And another thing.  When I lay in bed at night on my left side, I feel like I need to pee.  It’s sort of a pulsating wave of pressure just under my bladder.  Laying on my right side (yes, that’s the bad side) relieves it.

So I tell them all this.  Doctor says it could be adhesions.  No, he doesn’t use that word because he doesn’t think I know that word.  He says “build up of scar tissue”.  I remind him that the pain has been there since surgery.  Scar tissue be damned, man.  As I understood it, adhesions take a bit of time…oh say more than one week to build up and start causing problems.

So I get an ultrasound scheduled two weeks later because that is all that fits in with my schedule (how about the middle of the day and 20 congested miles from your workplace?  No?  That doesn’t work for you?  Ok, 4:15 nearby in two weeks).  I go at 4, I wait until 5:00 to get in.  I feel like shit and the whole radiology area is overheated so I feel like extra shit by the time they take me in.  And then we do an external ultrasound.  Then internal, with probe driven by the radiology equivalent of a race car driver.  Jam!  Blam!  Pow!  “I’m being a little aggressive,” the radiologist explains to me as he wrenches the probe around in me “because I really want to see that ovary.”  And it turns out that the pain is very much ON my right ovary.  The one they “shaved” a “bleb” off of during surgery.  He says he doesn’t see anything that would explain the pain, but that it really is localized on the ovary.   Yes, I tell him through gritted teeth.  I wonder if my fingers gripping the stainless steel exam table hard enough that I feel I should look for dent marks after he probed “aggressively” to the right might have been a sign.  “I think it’s too early for adhesions” he said.  “I suppose they might have just been monkeying around in there with that ovary,” he concludes.

Here’s my theory.  Given the hot flashes I had after surgery and the pulsating nature of some of the possibly associated symptoms, I think indeed they were “monkeying around” and I think they did some damage to the vascular supply, possibly to the whole effing ligament, of my ovary.  Just  a theory.  My guess is you’d have to do a fancier ultrasound to see that though.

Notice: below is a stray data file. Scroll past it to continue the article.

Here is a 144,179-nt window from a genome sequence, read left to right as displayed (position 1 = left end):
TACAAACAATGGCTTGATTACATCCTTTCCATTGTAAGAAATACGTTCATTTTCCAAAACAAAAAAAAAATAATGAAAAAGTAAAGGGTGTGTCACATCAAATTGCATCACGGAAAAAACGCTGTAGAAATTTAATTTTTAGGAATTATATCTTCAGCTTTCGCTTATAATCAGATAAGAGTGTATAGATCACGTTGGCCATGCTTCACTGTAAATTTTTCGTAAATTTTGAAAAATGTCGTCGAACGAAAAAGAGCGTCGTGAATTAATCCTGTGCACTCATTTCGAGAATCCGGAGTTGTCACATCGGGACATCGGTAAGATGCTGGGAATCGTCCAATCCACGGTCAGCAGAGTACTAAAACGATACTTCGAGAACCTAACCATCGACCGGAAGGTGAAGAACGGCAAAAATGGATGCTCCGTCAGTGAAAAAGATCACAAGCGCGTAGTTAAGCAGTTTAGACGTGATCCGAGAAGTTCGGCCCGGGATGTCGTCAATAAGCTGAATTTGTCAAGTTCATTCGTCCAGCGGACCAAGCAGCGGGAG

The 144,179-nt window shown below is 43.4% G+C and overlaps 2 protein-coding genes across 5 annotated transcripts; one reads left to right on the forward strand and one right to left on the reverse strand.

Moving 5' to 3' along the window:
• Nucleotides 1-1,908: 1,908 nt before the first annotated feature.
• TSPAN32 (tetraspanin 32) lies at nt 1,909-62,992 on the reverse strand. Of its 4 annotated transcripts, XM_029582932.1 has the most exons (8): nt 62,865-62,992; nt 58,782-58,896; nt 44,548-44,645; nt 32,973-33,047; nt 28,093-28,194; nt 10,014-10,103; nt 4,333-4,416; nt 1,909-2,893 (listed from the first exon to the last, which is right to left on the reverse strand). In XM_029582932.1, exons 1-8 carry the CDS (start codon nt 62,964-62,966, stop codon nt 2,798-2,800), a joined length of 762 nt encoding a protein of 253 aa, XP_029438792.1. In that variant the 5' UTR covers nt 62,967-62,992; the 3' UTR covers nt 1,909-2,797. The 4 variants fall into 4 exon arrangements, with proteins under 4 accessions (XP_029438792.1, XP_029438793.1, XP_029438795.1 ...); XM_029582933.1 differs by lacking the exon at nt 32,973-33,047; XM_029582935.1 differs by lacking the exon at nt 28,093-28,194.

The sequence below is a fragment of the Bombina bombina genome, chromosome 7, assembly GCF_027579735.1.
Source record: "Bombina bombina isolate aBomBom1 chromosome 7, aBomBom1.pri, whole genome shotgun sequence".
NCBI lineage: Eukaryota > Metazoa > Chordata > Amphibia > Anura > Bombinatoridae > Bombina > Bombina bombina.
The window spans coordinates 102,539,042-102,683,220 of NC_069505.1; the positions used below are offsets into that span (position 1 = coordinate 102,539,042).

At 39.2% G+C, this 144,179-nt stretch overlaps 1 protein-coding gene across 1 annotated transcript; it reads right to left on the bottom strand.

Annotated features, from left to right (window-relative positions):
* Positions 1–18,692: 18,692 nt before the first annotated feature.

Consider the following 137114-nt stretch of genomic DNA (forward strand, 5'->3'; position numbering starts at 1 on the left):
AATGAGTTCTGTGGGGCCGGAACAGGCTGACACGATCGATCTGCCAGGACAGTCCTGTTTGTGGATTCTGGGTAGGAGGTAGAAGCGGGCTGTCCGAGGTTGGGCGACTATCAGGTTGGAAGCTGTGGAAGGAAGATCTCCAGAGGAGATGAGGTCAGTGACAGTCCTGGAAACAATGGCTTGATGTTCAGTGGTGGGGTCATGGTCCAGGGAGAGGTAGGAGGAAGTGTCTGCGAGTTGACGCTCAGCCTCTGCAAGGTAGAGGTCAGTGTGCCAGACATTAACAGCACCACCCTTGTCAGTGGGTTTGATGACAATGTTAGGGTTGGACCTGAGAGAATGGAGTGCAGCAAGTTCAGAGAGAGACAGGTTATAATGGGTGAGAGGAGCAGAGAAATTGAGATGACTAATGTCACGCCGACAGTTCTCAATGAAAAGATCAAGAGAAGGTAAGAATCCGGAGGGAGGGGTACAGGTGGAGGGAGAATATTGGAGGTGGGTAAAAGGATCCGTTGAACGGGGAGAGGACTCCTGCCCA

Given that there was nothing identifiable on the ultrasound, I’m just waiting to be called by the surgeon’s office to tell me the great news that there is nothing wrong.


“That’s just a word for ‘fibroids’,” my neurologist said at my first appointment with him summer.  He had been reviewing my medical history.

    A bit of an excursionary side note here:  I always feel vaguely guilty when I list my medical conditions and/or recurring symptoms – like I have no valid right to claim to have them, like I am heaping it on, like I am writing out the invitations to a pity party.  Or at least, that I will be seen this way.  Why ever would a patient experience those feelings, one might ask.  I can tell you, they didn’t arise on their own.  These are iatrogenic, at least in large part.
    I used to try to keep it to only things I had a diagnosis for, a name for.  “Endometriosis, GERD, Migraines, IBS-D”  That’s a short list.  Again, because of the response of doctors.  “Who told you have …..” was a response I heard one too many times.  Interestingly, I’ve heard it for two things with confirmation – endometriosis and Lyme Disease.  “Who told you you had Lyme?!” one doctor said in an abrupt tone.  And this is when I thank my lucky stars I had the forethought to take a picture of my lyme rash.  The endo was questioned until I could firmly reply “It was confirmed by laparscopic surgery”.  But until I could say that, it was considered by some doctors a questionable diagnosis.
    So I know from those two test cases that there is a good chance I will be questioned, sometimes rather ham-handedly, about what I put down on that form.

The neurologist was not the first to question “adenomyosis”, a diagnosis I was given in 2007 after my last lap for

illustration of uterus with multiple fibroid tumors

Fibroids, from